Learning Center in Village Mas-in, Ormoc City, Island of Leyte, Philippines
After running architectural practice for nearly 2 years in rural Philippines, the Scandinavian Design studio Native Narrative have designed a serie of after-school facilities whereas the Mas-in Learning Center Project is one of four after-school facilities that have been constructed during 2018. Five more are scheduled to be constructed during 2019.
In close collaboration with the local government and a local NGO in Ormoc City the brief has been to integrate; a library unit, a reading area, a study space, a performance practice area, two washrooms, an informal teaching environment and a performance stage within the 9 x 7m footprint, the standard size of a Filipino classroom. The space can be understood as a informal learning environment that encourage children in the age of 4-17 to play and study after school, while at the same time providing a safe meeting spot for children during calamities.
Located in the ‘Pacific Ring of Fire’ makes the Phillippines highly vulnerable calamities such as typhoons, earthquakes, floods and tsunamis. Latest was the 110 villages that Ormoc consist of hit by Typhoon Haiyan in 2013 where over 6000 people died.
The project collaboration is a response to the newly approved Children’s Emergency Relief Protection Act in the Phillipines, that increases the accountability of local and national agencies to prioritise the protection and development of children by establishing child-friendly spaces.In order to enhance a typhoon and earthquake resilient structure, the column layout is kept simple and symmetric, while the structure itself is made of reinforced concrete with hollow block walls. Lifted from the ground to prevent the building from flooding allows at the same time for a dedicated performance stage area that gives the children an opportunity show various performances during local fiestas and celebrations. An essential part of the Filipino community culture.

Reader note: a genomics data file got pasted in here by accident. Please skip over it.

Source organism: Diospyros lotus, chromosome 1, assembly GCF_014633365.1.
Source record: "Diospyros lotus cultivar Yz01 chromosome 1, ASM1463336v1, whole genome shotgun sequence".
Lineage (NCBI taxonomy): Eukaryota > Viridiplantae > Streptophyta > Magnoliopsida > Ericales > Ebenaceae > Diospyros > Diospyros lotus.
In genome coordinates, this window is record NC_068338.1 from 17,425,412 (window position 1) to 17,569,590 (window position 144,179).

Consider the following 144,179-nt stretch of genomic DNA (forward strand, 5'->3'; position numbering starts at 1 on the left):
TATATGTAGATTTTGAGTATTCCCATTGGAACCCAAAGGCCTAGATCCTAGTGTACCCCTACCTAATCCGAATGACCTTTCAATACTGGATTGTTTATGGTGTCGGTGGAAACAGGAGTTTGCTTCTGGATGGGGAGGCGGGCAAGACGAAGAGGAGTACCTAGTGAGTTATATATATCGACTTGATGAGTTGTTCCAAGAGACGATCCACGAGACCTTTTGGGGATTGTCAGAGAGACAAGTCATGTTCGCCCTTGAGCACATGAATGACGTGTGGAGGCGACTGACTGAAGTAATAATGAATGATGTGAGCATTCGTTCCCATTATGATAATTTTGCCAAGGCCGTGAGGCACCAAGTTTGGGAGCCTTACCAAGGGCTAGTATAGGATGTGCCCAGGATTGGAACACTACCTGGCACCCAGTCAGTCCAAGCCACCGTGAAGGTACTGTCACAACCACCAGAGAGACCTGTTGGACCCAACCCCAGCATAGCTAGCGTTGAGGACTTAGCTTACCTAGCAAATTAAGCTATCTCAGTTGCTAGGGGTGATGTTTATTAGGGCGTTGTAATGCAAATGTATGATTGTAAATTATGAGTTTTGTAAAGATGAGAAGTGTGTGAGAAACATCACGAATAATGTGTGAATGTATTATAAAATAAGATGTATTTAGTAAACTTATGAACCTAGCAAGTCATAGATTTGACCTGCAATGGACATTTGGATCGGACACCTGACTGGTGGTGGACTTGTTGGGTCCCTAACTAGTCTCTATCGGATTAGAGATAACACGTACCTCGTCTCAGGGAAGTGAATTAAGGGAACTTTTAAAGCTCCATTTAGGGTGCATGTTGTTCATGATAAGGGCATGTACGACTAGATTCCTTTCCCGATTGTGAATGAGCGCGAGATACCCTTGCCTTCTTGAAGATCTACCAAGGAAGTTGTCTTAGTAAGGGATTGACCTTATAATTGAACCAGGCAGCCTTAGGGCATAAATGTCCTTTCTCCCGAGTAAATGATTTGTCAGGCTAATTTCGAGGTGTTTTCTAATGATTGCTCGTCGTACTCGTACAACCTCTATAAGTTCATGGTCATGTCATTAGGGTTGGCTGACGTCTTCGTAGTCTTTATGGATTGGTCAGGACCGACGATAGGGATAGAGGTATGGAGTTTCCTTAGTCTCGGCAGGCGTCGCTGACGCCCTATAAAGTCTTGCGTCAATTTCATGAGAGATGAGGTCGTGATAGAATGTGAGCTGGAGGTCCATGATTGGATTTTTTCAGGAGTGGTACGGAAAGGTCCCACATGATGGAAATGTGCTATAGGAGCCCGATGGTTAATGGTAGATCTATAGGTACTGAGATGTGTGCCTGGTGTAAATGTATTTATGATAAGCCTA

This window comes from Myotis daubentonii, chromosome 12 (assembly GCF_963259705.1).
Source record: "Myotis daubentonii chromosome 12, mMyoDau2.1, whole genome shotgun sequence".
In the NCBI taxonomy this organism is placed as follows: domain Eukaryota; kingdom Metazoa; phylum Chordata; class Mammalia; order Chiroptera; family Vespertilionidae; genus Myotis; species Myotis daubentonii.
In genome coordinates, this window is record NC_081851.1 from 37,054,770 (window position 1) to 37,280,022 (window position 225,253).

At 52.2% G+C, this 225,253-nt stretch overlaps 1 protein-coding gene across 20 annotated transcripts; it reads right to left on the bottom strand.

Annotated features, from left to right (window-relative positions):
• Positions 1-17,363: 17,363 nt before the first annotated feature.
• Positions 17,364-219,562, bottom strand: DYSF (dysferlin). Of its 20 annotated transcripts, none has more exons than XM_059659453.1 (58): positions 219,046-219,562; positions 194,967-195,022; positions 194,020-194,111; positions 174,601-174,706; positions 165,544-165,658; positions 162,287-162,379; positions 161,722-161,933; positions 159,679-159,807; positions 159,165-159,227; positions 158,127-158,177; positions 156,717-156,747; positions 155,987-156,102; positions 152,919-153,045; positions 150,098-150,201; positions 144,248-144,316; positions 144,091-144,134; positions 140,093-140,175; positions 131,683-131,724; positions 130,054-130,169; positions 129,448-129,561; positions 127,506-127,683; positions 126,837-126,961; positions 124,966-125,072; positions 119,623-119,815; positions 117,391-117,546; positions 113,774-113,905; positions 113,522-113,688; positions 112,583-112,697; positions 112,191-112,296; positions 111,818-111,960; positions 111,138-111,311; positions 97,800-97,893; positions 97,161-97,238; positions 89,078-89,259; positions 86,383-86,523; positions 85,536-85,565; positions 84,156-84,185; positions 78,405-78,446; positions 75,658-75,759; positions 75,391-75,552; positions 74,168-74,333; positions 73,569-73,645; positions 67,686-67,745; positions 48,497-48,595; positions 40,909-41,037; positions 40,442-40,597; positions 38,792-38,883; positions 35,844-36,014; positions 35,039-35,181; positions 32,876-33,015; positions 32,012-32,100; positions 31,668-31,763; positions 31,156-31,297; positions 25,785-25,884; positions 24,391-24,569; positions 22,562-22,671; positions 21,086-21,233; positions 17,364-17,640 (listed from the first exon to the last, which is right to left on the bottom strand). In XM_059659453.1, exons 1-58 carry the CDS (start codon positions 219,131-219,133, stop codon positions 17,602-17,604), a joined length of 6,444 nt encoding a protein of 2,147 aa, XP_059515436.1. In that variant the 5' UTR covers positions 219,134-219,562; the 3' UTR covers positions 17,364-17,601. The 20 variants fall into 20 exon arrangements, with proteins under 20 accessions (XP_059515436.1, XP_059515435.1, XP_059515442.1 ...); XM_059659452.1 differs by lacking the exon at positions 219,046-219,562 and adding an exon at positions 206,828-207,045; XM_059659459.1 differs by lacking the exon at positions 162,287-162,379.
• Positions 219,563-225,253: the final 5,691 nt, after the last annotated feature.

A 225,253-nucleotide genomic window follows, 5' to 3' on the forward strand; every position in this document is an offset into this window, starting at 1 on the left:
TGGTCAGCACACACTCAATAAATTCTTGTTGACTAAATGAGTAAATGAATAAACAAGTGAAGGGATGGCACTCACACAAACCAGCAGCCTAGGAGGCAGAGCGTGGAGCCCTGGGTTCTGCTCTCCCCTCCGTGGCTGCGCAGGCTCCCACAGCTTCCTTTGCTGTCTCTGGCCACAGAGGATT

"Everything that can be seen in the building are elements of things that we have seen in the locality, we didn’t want to introduce anything that was completely foreign. It have been important to us to create something that felt like it belonged to the local community.” explains Jakob Gate, architect at Native Narrative. The building is a collection of borrowed components from the predominant architectural language in the locality, although it does not resemble any one particular building. The result is a minimal aesthetic in sharp contrast to the warn and rugged context. The colour pallet is reduced to a backdrop where color variation mainly is created by children and the rich tropical context.
All furniture is made of plywood by local carpenters while the bespoke woven seatcovers is made of pandan, a grass that is grown, dried, dyed and woven by a local collective of weavers. Native Narrative wished not only to celebrate native produce but also to raise the status of native woven products in an area where imported foreign products is often preferred over locally produced crafts.